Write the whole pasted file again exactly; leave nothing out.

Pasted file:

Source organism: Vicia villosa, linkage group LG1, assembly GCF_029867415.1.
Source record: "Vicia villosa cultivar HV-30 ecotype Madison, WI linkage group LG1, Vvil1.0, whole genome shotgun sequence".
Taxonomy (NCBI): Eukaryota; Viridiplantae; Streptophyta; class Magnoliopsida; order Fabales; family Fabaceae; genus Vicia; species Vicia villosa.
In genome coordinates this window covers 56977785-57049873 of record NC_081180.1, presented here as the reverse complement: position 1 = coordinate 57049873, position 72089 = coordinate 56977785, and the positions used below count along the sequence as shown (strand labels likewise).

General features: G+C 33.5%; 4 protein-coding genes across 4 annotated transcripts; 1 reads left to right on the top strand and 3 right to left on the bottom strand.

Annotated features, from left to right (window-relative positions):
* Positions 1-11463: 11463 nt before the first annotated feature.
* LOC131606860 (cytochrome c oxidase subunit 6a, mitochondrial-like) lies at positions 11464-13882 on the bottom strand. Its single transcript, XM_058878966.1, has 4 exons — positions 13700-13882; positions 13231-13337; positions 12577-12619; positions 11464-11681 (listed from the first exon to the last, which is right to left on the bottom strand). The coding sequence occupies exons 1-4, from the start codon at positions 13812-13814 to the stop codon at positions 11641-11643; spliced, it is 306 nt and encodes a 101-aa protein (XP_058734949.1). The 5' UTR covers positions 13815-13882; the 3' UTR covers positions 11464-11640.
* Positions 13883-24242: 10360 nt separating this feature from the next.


Source organism: Vicia villosa, linkage group LG1, assembly GCF_029867415.1.
Source record: "Vicia villosa cultivar HV-30 ecotype Madison, WI linkage group LG1, Vvil1.0, whole genome shotgun sequence".
Taxonomy (NCBI): Eukaryota; Viridiplantae; Streptophyta; class Magnoliopsida; order Fabales; family Fabaceae; genus Vicia; species Vicia villosa.
In genome coordinates this window covers 56977785-57049873 of record NC_081180.1, presented here as the reverse complement: position 1 = coordinate 57049873, position 72089 = coordinate 56977785, and the positions used below count along the sequence as shown (strand labels likewise).

General features: G+C 33.5%; 4 protein-coding genes across 4 annotated transcripts; 1 reads left to right on the top strand and 3 right to left on the bottom strand.

Annotated features, from left to right (window-relative positions):
* Positions 1-11463: 11463 nt before the first annotated feature.
* LOC131606860 (cytochrome c oxidase subunit 6a, mitochondrial-like) lies at positions 11464-13882 on the bottom strand. Its single transcript, XM_058878966.1, has 4 exons — positions 13700-13882; positions 13231-13337; positions 12577-12619; positions 11464-11681 (listed from the first exon to the last, which is right to left on the bottom strand). The coding sequence occupies exons 1-4, from the start codon at positions 13812-13814 to the stop codon at positions 11641-11643; spliced, it is 306 nt and encodes a 101-aa protein (XP_058734949.1). The 5' UTR covers positions 13815-13882; the 3' UTR covers positions 11464-11640.
* Positions 13883-24242: 10360 nt separating this feature from the next.